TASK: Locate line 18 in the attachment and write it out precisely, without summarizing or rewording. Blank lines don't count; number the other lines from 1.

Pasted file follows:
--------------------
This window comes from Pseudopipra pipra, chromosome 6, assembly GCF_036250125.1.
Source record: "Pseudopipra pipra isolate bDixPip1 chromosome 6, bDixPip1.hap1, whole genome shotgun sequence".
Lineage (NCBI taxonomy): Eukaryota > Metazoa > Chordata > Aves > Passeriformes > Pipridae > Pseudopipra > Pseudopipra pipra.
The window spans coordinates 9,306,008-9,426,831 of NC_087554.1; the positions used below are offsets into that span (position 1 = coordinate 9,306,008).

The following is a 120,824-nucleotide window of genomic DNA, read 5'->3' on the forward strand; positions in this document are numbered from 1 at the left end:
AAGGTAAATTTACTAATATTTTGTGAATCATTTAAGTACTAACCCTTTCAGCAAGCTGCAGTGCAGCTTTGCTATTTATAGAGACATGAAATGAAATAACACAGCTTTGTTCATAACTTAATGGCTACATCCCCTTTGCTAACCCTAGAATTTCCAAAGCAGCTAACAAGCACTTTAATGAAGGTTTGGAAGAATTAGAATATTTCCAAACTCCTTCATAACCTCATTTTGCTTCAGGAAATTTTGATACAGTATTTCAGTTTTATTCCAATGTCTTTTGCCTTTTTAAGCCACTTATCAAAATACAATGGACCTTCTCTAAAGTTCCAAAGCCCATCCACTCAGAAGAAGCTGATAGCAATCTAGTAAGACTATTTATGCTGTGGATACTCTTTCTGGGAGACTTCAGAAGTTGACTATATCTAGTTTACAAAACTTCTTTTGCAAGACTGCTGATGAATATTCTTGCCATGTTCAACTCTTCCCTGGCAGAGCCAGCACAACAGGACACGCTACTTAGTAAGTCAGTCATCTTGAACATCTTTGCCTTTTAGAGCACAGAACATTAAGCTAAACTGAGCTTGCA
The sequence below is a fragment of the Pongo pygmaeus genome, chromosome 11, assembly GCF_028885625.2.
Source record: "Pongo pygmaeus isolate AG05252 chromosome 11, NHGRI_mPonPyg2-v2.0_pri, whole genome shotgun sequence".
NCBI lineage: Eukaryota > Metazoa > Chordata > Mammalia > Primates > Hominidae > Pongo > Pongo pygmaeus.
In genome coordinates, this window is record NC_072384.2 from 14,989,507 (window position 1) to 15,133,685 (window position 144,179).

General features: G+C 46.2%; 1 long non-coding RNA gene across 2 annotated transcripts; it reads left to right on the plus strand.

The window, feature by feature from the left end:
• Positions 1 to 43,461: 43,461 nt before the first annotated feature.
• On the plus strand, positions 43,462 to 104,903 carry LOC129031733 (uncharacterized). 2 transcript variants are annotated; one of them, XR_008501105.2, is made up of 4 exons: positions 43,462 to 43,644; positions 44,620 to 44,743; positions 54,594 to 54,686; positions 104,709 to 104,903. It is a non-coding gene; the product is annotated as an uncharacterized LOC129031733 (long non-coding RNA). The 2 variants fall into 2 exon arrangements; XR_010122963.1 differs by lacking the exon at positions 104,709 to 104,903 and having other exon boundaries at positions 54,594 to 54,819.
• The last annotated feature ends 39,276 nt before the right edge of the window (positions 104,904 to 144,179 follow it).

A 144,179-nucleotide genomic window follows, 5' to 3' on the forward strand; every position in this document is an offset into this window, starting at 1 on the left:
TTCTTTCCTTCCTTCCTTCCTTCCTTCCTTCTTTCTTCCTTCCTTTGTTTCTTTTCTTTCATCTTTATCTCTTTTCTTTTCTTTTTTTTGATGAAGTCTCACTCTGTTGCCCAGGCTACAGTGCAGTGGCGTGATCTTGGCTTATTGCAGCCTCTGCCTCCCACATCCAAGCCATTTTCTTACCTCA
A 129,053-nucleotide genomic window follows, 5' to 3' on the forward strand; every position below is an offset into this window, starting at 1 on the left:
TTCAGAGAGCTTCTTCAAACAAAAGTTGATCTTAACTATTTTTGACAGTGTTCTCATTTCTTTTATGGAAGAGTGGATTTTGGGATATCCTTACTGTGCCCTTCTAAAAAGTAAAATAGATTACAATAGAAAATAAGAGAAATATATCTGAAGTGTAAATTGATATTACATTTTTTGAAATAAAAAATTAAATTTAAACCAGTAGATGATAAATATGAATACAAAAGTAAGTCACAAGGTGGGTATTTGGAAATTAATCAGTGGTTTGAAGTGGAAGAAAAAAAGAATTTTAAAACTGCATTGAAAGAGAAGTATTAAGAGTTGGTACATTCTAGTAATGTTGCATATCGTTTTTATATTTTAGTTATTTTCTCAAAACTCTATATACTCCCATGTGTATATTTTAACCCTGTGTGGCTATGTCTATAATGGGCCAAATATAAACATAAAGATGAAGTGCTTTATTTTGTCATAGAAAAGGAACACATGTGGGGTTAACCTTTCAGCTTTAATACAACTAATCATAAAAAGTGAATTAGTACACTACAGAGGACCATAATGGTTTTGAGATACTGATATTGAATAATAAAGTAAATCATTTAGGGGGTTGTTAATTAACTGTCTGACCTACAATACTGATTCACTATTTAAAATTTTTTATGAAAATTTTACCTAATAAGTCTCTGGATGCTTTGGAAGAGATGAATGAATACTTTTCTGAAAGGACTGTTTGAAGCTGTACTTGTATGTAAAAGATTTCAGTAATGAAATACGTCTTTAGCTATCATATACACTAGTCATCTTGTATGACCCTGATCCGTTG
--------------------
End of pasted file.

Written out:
A 129,053-nucleotide genomic window follows, 5' to 3' on the forward strand; every position below is an offset into this window, starting at 1 on the left: